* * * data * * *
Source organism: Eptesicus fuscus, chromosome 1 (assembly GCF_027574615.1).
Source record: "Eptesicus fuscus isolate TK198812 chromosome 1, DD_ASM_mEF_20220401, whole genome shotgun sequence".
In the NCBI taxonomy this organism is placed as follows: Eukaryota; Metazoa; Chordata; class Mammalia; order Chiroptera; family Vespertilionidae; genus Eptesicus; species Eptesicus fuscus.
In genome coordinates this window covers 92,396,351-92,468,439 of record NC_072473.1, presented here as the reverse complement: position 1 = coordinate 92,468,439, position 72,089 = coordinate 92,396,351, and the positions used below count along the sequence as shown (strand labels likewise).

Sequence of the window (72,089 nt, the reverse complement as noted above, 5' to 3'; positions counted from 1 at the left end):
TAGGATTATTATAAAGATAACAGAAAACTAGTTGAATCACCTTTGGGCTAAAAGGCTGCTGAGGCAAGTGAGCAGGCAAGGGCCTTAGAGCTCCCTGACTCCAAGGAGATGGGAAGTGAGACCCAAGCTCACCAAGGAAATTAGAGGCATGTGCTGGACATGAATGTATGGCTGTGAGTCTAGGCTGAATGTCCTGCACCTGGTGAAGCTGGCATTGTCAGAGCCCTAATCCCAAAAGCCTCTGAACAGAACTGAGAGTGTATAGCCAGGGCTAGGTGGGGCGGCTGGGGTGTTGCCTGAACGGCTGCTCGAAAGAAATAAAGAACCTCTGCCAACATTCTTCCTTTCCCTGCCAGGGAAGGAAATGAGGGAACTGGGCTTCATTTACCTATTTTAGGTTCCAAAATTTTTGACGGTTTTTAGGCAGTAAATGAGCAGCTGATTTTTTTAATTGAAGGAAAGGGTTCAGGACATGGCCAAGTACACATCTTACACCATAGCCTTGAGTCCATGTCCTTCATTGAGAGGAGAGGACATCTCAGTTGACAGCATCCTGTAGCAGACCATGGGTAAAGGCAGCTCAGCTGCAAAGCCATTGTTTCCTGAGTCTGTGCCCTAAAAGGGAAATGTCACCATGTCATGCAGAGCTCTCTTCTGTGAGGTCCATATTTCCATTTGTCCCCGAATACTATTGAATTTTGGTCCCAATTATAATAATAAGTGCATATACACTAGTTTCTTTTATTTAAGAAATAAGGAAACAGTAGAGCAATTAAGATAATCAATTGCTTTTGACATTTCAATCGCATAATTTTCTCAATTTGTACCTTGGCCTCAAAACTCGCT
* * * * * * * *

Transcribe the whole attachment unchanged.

Source organism: Eptesicus fuscus, chromosome 1 (assembly GCF_027574615.1).
Source record: "Eptesicus fuscus isolate TK198812 chromosome 1, DD_ASM_mEF_20220401, whole genome shotgun sequence".
In the NCBI taxonomy this organism is placed as follows: Eukaryota; Metazoa; Chordata; class Mammalia; order Chiroptera; family Vespertilionidae; genus Eptesicus; species Eptesicus fuscus.
In genome coordinates this window covers 92,396,351-92,468,439 of record NC_072473.1, presented here as the reverse complement: position 1 = coordinate 92,468,439, position 72,089 = coordinate 92,396,351, and the positions used below count along the sequence as shown (strand labels likewise).

Sequence of the window (72,089 nt, the reverse complement as noted above, 5' to 3'; positions counted from 1 at the left end):
TAGGATTATTATAAAGATAACAGAAAACTAGTTGAATCACCTTTGGGCTAAAAGGCTGCTGAGGCAAGTGAGCAGGCAAGGGCCTTAGAGCTCCCTGACTCCAAGGAGATGGGAAGTGAGACCCAAGCTCACCAAGGAAATTAGAGGCATGTGCTGGACATGAATGTATGGCTGTGAGTCTAGGCTGAATGTCCTGCACCTGGTGAAGCTGGCATTGTCAGAGCCCTAATCCCAAAAGCCTCTGAACAGAACTGAGAGTGTATAGCCAGGGCTAGGTGGGGCGGCTGGGGTGTTGCCTGAACGGCTGCTCGAAAGAAATAAAGAACCTCTGCCAACATTCTTCCTTTCCCTGCCAGGGAAGGAAATGAGGGAACTGGGCTTCATTTACCTATTTTAGGTTCCAAAATTTTTGACGGTTTTTAGGCAGTAAATGAGCAGCTGATTTTTTTAATTGAAGGAAAGGGTTCAGGACATGGCCAAGTACACATCTTACACCATAGCCTTGAGTCCATGTCCTTCATTGAGAGGAGAGGACATCTCAGTTGACAGCATCCTGTAGCAGACCATGGGTAAAGGCAGCTCAGCTGCAAAGCCATTGTTTCCTGAGTCTGTGCCCTAAAAGGGAAATGTCACCATGTCATGCAGAGCTCTCTTCTGTGAGGTCCATATTTCCATTTGTCCCCGAATACTATTGAATTTTGGTCCCAATTATAATAATAAGTGCATATACACTAGTTTCTTTTATTTAAGAAATAAGGAAACAGTAGAGCAATTAAGATAATCAATTGCTTTTGACATTTCAATCGCATAATTTTCTCAATTTGTACCTTGGCCTCAAAACTCGCT